Quinn Spencer says December 12, 2016

    I agree…short and sweet…that’s great, but seems a little aggressive on the approach of emailing others in the office and throwing them under the bus before you even work together.

      Biron says December 12, 2016

      Hey Quinn, good point. I’d only recommend that last step as a final attempt. Basically, you don’t think this person you’re emailing is going to ever respond, so you might as well try this before giving up on the company.

      I know as a Recruiter if I saw that email about a colleague, I wouldn’t take it too harshly. I’d go to my colleague, find out what’s going on, and then have them reply probably (rather than me replying).

      Or if a colleague came to me and said “hey this guy just emailed me saying you hadn’t responded”, I’d fill them in on the details and talk about what type of response we should give. But I don’t think I would think the person was too aggressive, or use it against them. If anything it’d remind me that I had dropped the ball and not responded in far too long.

      That’s my honest take on it. Others might recommend differently.

John Mark Ingaran says November 15, 2016

Big help thank you so much!

    Biron says November 16, 2016

    Glad it helped! Good luck following up.

Anthony says December 12, 2016

Thanks Biron, the first template worked perfectly for me. Great info here, I saved this as a PDF for future interviews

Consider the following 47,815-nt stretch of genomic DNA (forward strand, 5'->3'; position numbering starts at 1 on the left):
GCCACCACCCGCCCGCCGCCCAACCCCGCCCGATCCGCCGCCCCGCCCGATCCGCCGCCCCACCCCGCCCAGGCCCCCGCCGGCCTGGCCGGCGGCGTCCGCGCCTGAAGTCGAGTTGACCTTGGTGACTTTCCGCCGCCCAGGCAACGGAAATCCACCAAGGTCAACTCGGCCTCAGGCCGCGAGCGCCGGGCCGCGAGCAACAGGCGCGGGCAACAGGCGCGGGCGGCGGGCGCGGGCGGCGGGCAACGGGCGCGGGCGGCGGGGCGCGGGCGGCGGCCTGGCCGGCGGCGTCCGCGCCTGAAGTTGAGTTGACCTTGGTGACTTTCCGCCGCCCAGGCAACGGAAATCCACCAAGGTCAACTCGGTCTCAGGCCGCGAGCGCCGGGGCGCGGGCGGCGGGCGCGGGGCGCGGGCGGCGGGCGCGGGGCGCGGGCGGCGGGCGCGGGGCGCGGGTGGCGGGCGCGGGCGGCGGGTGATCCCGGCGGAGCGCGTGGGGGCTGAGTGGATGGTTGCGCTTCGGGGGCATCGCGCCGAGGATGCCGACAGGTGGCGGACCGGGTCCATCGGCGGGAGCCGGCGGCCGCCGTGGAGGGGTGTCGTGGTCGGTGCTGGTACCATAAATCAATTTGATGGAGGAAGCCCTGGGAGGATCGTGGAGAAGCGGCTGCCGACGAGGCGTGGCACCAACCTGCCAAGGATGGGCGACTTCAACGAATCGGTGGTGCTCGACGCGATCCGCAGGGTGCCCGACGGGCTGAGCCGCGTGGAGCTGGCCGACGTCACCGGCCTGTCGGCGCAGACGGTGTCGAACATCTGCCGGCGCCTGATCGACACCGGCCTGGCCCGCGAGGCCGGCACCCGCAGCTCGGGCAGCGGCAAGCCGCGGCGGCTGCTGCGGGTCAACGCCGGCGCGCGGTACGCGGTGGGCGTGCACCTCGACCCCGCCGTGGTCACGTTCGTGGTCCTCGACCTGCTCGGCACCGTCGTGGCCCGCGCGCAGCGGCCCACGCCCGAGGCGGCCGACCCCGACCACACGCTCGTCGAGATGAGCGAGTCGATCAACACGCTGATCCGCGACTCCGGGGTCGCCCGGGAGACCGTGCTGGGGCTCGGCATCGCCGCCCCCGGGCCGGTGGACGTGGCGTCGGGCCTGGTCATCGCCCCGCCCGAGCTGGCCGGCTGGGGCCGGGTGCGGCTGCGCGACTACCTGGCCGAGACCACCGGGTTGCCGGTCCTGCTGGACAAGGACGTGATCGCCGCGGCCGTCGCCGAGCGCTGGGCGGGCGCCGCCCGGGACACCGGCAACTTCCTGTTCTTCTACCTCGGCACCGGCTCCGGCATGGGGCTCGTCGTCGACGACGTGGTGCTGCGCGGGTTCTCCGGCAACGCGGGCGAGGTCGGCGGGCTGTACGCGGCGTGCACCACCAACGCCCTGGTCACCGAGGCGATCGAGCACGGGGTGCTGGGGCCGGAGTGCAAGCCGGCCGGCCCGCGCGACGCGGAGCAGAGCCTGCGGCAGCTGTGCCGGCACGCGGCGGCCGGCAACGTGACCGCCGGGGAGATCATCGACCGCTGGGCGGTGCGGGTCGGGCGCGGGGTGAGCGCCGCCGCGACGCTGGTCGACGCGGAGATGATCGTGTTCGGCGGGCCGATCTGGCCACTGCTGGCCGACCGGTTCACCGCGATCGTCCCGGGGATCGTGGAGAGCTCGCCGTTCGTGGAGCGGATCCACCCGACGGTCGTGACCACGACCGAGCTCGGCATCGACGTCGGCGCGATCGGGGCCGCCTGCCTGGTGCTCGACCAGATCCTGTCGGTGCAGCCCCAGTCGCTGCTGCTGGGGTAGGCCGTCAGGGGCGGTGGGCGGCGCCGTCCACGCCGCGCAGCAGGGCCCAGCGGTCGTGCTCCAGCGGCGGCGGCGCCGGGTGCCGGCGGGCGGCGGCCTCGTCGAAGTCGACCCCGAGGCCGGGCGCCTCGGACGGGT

Biron says December 12, 2016

    Hi Anthony, glad it helped! Hopefully it saves you some time and hassle in future job hunts.

Dhrumil Shah says December 14, 2016

Hi Biro,

Actually my interview was done on @7th oct 2016 but on last 17th november i was told that there is budgeting work took place in company so as you can see one and half months i have waited so now how much more time i have to wait and which follow up letter now i shall send.small piece of advice from your side will really help me.hope for your quick answer.

dhrumil shah.

    Biron says December 14, 2016

    Hi Dhrumil,

    You’ll need to write a new email for this scenario I think, don’t use a template. A lot of time has passed so I would follow up right now. If it has taken this long, there’s a good chance the company is not serious about filling this position. Which means you should look at other companies immediately. But do send a follow up too. Tell them you’d like to know if you’re still being considered for the position, and then ask when they expect to put the budget in place and fill the role.

Amy Culver says December 16, 2016

Hi Biron. I interviewed for a global company on December 5th. It was a panel interview. I mailed out my thank you letters on December 6th. As of today, I have not heard anything regarding the position. Is it too soon to send a follow up email? Thank you!